Benelux ambassadors encourage partnership
February 19, 2010
CHIAfE+VRES, Belgium - Thousands of miles from home, two U.S. Ambassadors are working to strengthen American and European relations in the Benelux.
U.S. Ambassador to the Kingdom of Belgium Howard Gutman and U.S. Ambassador to the Kingdom of the Netherlands Fay Hartog Levin both came to the Benelux in the summer of 2009.
"President Obama sent me to Belgium and my colleagues to other European countries to rebuild the partnership between Europe and the United States," said Gutman. "To that end, each individual has a role to play.
"For we have to get it right on a meaningful economic recovery; we have to get it right on changing climate change before it changes us; and we have to get it right in Afghanistan," he said.
Both the Belgian and Dutch militaries are partnered with the U.S. in the war in Afghanistan. Belgium has more than 500 service members deployed to the region and The Netherlands has nearly 2,000. Additionally, the nations' militaries are working alongside Americans and other NATO partners at the Supreme Headquarters Allied Powers Europe in Belgium and at Allied Joint Force Command Brunssum in The Netherlands.
"The partnership is a strong one," said Levin. "There are many places around the globe in which we are working shoulder to shoulder in the military. In the states, there are opportunities for Dutch to be trained as well as opportunities for Dutch to be trained by Americans here in Europe."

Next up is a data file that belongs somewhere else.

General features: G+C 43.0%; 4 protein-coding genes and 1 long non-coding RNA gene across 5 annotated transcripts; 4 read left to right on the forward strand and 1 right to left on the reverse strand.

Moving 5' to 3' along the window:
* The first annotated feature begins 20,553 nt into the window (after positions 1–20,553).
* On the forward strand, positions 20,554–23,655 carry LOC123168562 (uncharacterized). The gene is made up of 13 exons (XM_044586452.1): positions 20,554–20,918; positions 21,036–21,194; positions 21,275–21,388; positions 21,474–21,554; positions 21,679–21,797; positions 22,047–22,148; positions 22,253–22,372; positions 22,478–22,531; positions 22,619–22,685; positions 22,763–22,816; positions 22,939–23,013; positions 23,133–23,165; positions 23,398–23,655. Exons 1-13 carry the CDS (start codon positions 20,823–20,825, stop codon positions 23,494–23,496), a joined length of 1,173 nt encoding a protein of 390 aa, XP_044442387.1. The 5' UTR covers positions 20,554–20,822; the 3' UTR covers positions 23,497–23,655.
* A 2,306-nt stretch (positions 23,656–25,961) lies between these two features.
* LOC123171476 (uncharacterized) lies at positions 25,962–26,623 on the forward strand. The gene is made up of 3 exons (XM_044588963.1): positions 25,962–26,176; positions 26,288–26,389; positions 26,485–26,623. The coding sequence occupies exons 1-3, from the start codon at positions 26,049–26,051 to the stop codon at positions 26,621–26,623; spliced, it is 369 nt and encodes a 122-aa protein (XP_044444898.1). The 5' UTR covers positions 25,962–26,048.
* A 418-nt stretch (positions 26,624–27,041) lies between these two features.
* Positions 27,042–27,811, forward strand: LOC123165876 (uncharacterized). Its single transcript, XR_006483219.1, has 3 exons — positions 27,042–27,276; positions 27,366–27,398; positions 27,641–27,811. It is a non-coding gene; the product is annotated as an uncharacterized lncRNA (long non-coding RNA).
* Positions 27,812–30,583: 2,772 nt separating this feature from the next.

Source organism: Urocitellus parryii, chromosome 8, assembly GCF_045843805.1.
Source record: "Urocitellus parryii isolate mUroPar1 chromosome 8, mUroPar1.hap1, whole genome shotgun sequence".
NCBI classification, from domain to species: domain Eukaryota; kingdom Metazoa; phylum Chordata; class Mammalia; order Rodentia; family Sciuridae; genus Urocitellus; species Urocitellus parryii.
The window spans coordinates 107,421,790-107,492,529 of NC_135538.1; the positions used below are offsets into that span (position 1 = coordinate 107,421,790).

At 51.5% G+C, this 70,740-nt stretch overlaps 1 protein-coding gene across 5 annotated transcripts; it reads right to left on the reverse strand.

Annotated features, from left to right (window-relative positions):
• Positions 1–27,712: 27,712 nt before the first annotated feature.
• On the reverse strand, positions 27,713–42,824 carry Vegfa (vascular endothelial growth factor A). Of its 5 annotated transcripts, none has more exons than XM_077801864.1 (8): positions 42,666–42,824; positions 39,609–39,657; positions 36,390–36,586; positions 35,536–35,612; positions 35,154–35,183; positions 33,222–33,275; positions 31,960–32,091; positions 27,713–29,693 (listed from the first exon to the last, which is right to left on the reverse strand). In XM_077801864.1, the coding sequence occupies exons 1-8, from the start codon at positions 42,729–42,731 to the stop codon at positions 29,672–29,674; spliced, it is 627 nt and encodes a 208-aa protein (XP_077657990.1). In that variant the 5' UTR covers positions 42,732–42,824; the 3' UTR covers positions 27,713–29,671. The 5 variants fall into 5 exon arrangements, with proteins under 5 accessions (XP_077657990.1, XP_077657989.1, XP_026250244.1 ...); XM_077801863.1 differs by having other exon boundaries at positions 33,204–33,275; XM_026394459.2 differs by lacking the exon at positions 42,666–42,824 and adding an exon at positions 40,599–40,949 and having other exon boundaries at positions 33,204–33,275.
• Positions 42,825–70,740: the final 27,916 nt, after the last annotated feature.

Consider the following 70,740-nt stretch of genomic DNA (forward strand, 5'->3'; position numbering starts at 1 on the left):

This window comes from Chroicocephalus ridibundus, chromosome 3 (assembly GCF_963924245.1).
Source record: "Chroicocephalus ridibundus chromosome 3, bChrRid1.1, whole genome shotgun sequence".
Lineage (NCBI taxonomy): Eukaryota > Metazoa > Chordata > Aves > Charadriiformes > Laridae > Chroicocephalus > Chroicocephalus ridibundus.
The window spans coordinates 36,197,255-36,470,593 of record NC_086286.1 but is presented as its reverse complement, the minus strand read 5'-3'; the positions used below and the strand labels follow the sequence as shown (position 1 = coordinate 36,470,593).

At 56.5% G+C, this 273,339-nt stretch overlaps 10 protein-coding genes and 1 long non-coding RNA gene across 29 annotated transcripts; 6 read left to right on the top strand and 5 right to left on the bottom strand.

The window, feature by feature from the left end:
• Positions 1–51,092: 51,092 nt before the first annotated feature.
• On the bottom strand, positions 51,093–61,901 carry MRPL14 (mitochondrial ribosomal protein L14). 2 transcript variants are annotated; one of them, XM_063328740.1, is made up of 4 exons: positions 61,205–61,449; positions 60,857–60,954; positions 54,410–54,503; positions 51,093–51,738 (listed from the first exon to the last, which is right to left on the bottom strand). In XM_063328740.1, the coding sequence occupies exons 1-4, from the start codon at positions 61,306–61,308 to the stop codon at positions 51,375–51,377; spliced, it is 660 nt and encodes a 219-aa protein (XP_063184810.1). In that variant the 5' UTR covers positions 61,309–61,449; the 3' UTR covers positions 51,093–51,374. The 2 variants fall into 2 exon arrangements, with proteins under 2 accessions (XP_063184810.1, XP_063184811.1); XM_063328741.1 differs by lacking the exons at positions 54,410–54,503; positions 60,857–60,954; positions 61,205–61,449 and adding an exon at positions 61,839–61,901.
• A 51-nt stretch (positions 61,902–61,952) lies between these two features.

However, the partnership extends beyond the battlefield.
"I came to Belgium to listen and to learn from an important partner," said Gutman. "All of us have much to learn from each other."
In the past six months, the ambassador has traveled around the small country meeting the Belgian people and learning the Belgian culture and traditions.
"Just when I think I've had my best experience, I do something equally magical," said Gutman. "I thought it was traveling to Ypres to witness the Armistice Day celebrations, but then I saw the living partnership between the Belgian people and the United States during the commemorations of the Battle of the Bulge in Bastogne in December.
"Undoubtedly, the diversity of the people I have met and from each of whom I learn is one of the qualities of Belgium that I like the most," he said.
Levin, whose parents immigrated to the U.S. from The Netherlands, said that those stationed in the Benelux should take advantage of the "almost infinite opportunities for cultural involvement.
"Every town has a jewel of a museum or a historical place. The countryside is quite breathtaking and many many cities have unique historical significance, both with military events and of course World War II but going much earlier than that to medieval times," she said. "There are many old cities that are fascinating to visit."
Gutman added that while living abroad, Soldiers, civilians and family members should work to become better neighbors with their host nations.
"How we talk with and laugh with our friends in Belgium will form the opinion of the United States," he said. "And when we e-mail our friends and family back home, it will be our collection of stories about Belgium and our friends here that forms the second part of that bond of partnership."